in handling daily math functions. According to Garnett (1992), the difficulty is manifested in conceptual understanding, counting sequences, written number symbol systems, the language of math, basic number facts, procedural steps of computation, application of arithmetic skills, and problem-solving. “Mathematics learning disabilities do not often occur with clarity and simplicity. Rather they can be combinations of difficulties which may include language processing problems, visual spatial confusion, memory and sequence difficulties, and or unusually high anxiety” (Bliss, 2000).
Adult education teachers need to individualize instruction for students who have learning disabilities in math. Using diverse approaches, specific emphases, and strategies and modifications that capitalize on students’ strengths and minimize their weaknesses will help them to compete successfully in ABE classes. One common approach recommended by many experts in the field is the CSA sequence: from concrete, to semiconcrete, to abstract. The use of manipulatives is also encouraged. Let’s take a look at two hypothetical students who are experiencing math learning disabilities and how their teachers might best facilitate their learning.
Timothy is a 28-year-old restaurant worker who dropped out of school in ninth grade. His supervisor referred him to the Adult Center, and is providing him with incentives to improve his math skills. On the Test of Adult Basic Education (TABE), Timothy scored 8.1 in reading and 8.9 in language. In math overall, he scored only a 2.3, indicating a significant discrepancy. In the placement interview, the counselor was able to determine that Timothy “has always struggled to learn math.” In math class, he experiences emotional blocks and is unable to think clearly. When his frustration level peaks, he often becomes belligerent and leaves class. In addition to high anxiety, he has difficulty mastering the basic counting sequence and math facts in the four basic operations. He also experiences difficulty in placing basic facts into long-term memory, and remembering and accessing information. He depends on the “counting all” procedure using his fingers, circles, pencil marks, or other visible reminders rather than more mature counting strategies.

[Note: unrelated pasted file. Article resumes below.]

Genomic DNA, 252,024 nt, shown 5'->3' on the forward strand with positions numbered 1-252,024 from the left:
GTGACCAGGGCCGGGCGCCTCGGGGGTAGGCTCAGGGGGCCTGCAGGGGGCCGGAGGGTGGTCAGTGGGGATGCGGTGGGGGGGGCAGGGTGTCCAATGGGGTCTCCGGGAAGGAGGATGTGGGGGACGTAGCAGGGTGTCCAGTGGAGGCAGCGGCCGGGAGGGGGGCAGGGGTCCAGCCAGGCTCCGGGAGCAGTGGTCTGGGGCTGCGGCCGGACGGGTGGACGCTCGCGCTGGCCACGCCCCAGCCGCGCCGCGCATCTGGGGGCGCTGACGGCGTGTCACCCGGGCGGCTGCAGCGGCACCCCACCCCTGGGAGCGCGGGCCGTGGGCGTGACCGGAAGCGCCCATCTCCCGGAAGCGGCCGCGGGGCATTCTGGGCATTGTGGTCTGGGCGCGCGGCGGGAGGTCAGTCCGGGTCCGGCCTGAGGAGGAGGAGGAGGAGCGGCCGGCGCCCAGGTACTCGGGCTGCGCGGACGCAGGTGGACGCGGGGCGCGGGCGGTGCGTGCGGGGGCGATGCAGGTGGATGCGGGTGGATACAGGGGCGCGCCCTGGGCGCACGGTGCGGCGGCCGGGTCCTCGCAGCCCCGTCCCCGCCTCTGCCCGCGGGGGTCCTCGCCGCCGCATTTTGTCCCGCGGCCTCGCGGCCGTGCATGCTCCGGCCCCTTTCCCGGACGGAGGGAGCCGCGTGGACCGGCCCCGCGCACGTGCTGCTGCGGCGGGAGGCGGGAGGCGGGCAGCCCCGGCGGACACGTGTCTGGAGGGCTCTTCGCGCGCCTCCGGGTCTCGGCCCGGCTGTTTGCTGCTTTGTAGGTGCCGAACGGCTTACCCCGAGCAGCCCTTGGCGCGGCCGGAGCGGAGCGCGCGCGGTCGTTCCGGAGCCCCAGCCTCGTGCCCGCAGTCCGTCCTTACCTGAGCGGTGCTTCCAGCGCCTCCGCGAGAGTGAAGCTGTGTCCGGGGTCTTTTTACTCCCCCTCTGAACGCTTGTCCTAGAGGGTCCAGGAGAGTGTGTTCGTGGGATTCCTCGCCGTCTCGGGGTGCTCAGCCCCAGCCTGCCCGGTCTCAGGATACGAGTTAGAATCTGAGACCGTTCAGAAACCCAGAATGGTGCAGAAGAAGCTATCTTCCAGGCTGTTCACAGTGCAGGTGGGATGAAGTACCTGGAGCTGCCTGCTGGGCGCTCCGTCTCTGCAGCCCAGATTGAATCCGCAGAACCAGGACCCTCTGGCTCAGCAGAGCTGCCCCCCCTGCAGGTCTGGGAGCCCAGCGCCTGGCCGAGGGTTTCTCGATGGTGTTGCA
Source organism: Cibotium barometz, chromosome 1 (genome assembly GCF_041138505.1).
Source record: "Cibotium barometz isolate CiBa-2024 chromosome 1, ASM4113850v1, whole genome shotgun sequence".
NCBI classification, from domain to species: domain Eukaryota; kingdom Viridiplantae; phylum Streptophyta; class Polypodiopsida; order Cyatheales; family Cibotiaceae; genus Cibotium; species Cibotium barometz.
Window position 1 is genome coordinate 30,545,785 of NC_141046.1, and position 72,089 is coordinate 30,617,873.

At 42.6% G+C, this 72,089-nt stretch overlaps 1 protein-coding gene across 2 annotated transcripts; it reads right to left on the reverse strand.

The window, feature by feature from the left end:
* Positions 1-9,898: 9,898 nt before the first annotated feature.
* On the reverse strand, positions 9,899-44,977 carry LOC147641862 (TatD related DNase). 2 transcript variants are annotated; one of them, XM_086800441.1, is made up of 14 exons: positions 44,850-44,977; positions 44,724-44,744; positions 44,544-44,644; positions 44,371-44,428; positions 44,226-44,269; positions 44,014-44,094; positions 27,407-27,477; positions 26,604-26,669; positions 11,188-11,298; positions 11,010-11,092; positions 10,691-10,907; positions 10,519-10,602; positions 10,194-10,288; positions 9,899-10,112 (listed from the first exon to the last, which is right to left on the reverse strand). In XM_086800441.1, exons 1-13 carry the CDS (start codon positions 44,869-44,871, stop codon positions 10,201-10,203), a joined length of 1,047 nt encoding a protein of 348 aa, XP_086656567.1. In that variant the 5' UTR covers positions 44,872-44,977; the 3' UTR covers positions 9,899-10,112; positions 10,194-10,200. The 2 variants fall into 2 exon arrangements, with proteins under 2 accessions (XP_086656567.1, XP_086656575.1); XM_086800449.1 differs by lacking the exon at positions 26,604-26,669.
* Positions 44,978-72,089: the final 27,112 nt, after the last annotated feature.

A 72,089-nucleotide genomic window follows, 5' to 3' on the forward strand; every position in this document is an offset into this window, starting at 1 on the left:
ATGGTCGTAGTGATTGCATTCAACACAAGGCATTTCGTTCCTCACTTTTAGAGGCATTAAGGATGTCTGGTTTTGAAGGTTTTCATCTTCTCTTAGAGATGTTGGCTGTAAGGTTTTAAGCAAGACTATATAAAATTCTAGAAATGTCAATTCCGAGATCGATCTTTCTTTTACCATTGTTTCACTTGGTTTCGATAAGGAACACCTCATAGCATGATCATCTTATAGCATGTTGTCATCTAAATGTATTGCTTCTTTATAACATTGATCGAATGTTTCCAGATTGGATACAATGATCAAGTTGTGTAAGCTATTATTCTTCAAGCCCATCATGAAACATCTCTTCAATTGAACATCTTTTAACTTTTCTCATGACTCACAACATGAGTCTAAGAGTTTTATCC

Timothy’s instructor might decide to capitalize on his intrinsic learning style: Is he a tactile, visual learner? She should try to try to provide a stress-free environment where learning is not tied to credits or grades. Using the CSA sequence will help him to understand math concepts and therefore alleviate some of his anxiety. After he understands the concepts, the instructor can develop some pocket-sized math fact charts that Timothy can rely on when needed. She should use intensive practice with motivational games and reading material, not forgetting that manipulatives are always useful. If he can learn to use drawing to express math, he may grasp concepts more easily. Exercises that include memory aids and thinking strategies might also be useful. Timothy’s progress will be slow but steady, and his fear of math should gradually diminish.
Bernadette is 43 years old with nine children and five grandchildren. Her husband just passed away after a long illness. Bernadette dropped out of high school at 16 when she became pregnant with her first child. She has never been employed outside the home. Her husband was substantially older than she and convinced Bernadette that she was not capable of handling money. She has never paid a bill, used a checkbook or credit card, or made a transaction at a bank. According to Bernadette, “math was her least favorite subject.” Bernadette was brought to the Adult Center by one of her children who is employed at the school. Bernadette had always envisioned returning to school, but life’s responsibilities never allowed her the time to do so.